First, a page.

Sunday, September 8, 2013

Alemeda and San Francisco

Last year when we were doing the house exchange in Paris, one of my nieces came and stayed with us for a couple of days. She invited us to stay with her in Alemeda on one of our future trips to Australia. When Marianne said she wanted to visit Seattle it was not too much of a stretch for us to realize we could drive down the coast, stay with Alice and then fly on to Australia.


Alice has a ground floor apartment across the street from the bay. This is the early morning reflection from house windows in what I think is the Candlestick park area.


The early morning grunge cloud.


An amazing number of people exercise by the walking or running along this path beside the bay. The ground is bay fill and is quite flat. 


Later in the morning. I really is nice sitting here typing the blog and when I look up, this is the view. Because it is close to the water, the area always gets a breeze and it never gets very hot. We sat outside to eat breakfast this morning. 


Alice took us for a drive around Alemeda before we would take the ferry over to SFO. It is a very peaceful, relaxed and safe neighborhood. Traffic moves very sedately. This is the kind of place where you would not rev your engine because it would just feel wrong.


I love these streets where the trees form a canopy.


There are lots of older Victorian style houses.





And modern houses of course. Prices are high by east coast standards, even with the financial crisis.



We arrived at the docks to catch the ferry.


SFO in the distance.


A much larger crowd of people were waiting to catch the ferry. By chance, the first two races of the America's Cup were to be sailed that day. Alice has a friend who lives in an apartment building on top of a hill downtown near the bay and we had been invited to watch the races from the top of the 10 story building. More about that later.


The ferry arriving. It is a catamaran design and consequently can travel quite quickly, probably 40 mph. The queue of people waiting to board was quite long and we were among the last to be allowed on-board.


A huge cruise ship that had arrived for the passengers to watch the races.





The old and new Bay Bridge. This is the section between Yerba Buena Island and Oakland. The old bridge has two levels of roadway. Those old enough to remember the 1989 earthquake will remember that part of the upper level road fell onto the lower level road.


The western section between the island and SFO.



Downtown SFO on a beautiful day. We seem to have brought hot weather with us wherever we have traveled this year and this day was no exception with an expected temperature in the high 80's.


The clock tower of the Ferry Building For years the building was effectively cut off from the city by the Embarcadero Freeway but it was demolished after the 1989 earthquake.


The Ferry Building is now a popular tourist destination and its market brings in lots of locals as well.




Some of the stalls were handing out samples of peaches. The sample I received was one of the best tasting peaches I have ever eaten.



Inside the hall of the Ferry Building.



Heirloom tomatoes. We've had a few of them on this trip. The tastes of the various tomato types can be quite different but they are all really good. I still believe that the reason that food tastes so good on the west coast is that the ingredients are so good.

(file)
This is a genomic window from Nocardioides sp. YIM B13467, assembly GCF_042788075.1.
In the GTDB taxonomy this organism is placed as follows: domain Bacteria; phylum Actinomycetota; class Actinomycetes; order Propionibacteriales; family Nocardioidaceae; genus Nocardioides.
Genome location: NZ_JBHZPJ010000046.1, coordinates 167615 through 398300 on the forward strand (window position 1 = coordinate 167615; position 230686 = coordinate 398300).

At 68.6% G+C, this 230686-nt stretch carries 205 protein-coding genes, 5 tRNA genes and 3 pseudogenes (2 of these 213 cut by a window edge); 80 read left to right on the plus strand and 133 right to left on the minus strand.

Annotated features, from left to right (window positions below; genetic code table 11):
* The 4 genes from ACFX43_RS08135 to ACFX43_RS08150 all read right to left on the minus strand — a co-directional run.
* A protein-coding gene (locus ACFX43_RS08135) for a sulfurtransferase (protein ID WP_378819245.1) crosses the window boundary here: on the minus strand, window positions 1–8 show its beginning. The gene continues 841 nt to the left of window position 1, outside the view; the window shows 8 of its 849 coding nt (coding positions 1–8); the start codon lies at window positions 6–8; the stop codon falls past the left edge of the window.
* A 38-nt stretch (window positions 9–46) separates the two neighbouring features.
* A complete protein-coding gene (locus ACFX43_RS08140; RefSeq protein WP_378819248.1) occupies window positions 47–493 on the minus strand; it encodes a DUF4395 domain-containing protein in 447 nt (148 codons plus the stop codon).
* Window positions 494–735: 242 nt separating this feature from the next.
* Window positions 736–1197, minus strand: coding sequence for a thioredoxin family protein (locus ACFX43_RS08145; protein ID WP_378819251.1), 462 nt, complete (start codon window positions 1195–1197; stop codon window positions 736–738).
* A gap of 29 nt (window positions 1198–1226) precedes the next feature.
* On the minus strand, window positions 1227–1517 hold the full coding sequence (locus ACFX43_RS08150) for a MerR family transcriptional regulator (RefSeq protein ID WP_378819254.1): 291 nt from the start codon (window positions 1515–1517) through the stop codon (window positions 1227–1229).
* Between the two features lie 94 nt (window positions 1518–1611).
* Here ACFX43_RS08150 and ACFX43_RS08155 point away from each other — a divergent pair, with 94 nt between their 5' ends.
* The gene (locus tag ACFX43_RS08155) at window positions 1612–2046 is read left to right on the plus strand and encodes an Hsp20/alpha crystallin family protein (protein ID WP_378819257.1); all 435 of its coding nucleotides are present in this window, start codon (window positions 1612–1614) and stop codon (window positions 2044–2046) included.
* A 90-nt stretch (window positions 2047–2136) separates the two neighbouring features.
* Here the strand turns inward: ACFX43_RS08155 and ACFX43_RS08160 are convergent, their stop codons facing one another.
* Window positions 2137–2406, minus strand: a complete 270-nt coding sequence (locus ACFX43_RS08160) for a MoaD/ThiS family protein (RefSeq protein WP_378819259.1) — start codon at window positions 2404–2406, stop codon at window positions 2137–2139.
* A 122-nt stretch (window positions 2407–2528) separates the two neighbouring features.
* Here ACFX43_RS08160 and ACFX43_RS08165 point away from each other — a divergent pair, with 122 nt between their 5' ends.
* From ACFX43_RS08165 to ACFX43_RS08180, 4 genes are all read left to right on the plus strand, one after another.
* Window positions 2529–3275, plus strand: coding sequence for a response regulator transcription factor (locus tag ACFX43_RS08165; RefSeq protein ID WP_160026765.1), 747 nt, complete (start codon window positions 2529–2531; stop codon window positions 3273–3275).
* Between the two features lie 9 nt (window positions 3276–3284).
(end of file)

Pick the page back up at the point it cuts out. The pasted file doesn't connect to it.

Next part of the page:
A bi-plane doing aerobatics to entertain the crowd waiting for the boat races to start. I tried to convince Alice and Marianne that with my vast flying experience I knew that this was relatively easy to do but somehow they didn't believe me,



An unusual way to tour the city. Alice reckoned she would never drive something this small in SFO traffic. It would be too dangerous.


The seats could be moved around the ring so that you could form little groups.


Somebody was making mist between the wharves to show the principles of how mother nature could do it all by herself.


The Transamerica Pyramid. It is still the tallest building in SFO.


The support vessels for the America's Cup. There will be a separate blog for that experience.


I was intrigued by the clear plastic chairs.




Marianne and Alice.


After the races we walked back to the wharves to catch the ferry back. This was a chance to take a look at some more of SFO. It's a fascinating place.



We walked past Lombard Street with the cars coming down the windy road.


One of the cable cars.


Saints Peter And Paul Church. The Wikipedia article is interesting for the films that have used it as a location. I bet you never knew that part of the 10 Commandments was filmed here.




Sea lions making a dreadful din with their honking.


A ferry arrives.




The enormous cruise liner leaves. When it was built in 1998 it was the largest cruise ship. 


Of course it was not the only large vessel on the bay, You can see one of the towers of the Golden Gate Bridge in the background. 


It had been a long day in the heat and it was good to be back on the ferry to return to Alemeda. 





The ferry slowly passed this huge container ship. It was enormous at 294 meters long. As I type this blog it has already dropped off its cargo and is already out to sea. If you want to see where ships are in the world, take a look at this site.


So it was a magnificent day. When I planned this trip six months ago I never foresaw seeing some America's Cup races. It just shows you can be lucky sometimes.




1 comment:

  1. WOW! thanks for the SFO tour.. I haven't been in many years and this was great!

    ReplyDelete